This all starts at a shockingly too young age. We hit the age of adolescence and we start noticing things--things about ourselves that we just don't like. I didn't have too many weight insecurities as a kid but boy did I have some acne. In high school I would call my mom from the bathroom stall and just cry about how I wanted to come home. Come junior year when I could actually drive, I would occasionally leave; all because I couldn't stand the internal voices that screamed at me upon entering those fluorescent restrooms: 'You are not good enough. Your friends have beautiful skin. Your face is red and ugly.' Through many years of trial and error and lots of potent medications, I was able to get my acne under grip. And as I've aged, I've been able to train my mentality into believing that a zit or two just isn't THAT big of a deal. But now the voices of self-doubt have discovered my other weaknesses.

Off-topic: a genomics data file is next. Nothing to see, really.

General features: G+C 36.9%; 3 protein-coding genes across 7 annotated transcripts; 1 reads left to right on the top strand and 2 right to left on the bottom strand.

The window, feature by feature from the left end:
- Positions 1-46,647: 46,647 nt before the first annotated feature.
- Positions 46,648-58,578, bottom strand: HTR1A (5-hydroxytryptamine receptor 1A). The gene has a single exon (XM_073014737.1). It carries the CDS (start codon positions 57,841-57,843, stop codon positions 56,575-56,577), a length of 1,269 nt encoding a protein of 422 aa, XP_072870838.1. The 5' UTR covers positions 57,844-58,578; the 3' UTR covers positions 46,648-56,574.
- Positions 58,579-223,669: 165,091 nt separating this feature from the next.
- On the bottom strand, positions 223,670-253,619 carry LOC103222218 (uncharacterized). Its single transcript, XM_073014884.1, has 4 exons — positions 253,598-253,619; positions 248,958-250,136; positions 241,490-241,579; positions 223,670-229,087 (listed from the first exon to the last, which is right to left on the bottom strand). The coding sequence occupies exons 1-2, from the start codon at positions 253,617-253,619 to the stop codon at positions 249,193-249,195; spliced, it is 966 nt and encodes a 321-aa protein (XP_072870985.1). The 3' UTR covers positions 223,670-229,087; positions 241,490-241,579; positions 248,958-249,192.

Some say I've been blessed with great genes (which yes, I suppose you could say I have!) I come from a pretty long line of healthy people and my mom is only a couple of inches taller then me. We're a smaller family, smaller boned, petite framed. But after I had kids and the Postpartum Thyroiditis leveled off, my body plateaued at the weight it's currently at, and it hasn't budged in almost three years. I've heard some of my friends joke, 'After summer vacation, I'm going to look like ASHLEY!' 'Don't do that!' I've said. And in my head I am quietly envying their beautiful curves, their butt that they've deemed 'too big,' their hips they declare too curvy. They see me and they see, 'tiny/small/skinny/cute/petite,' and I look at them and see, 'curvy/blessed/sexy/more beautiful.' I'm sure if we could all pick and choose and hand select exactly how we wanted to be build, we would. And then at the end of the day, we would STILL find fault with those choices! We look to our left and right and we see one thing: women who we see as BETTER than ourselves.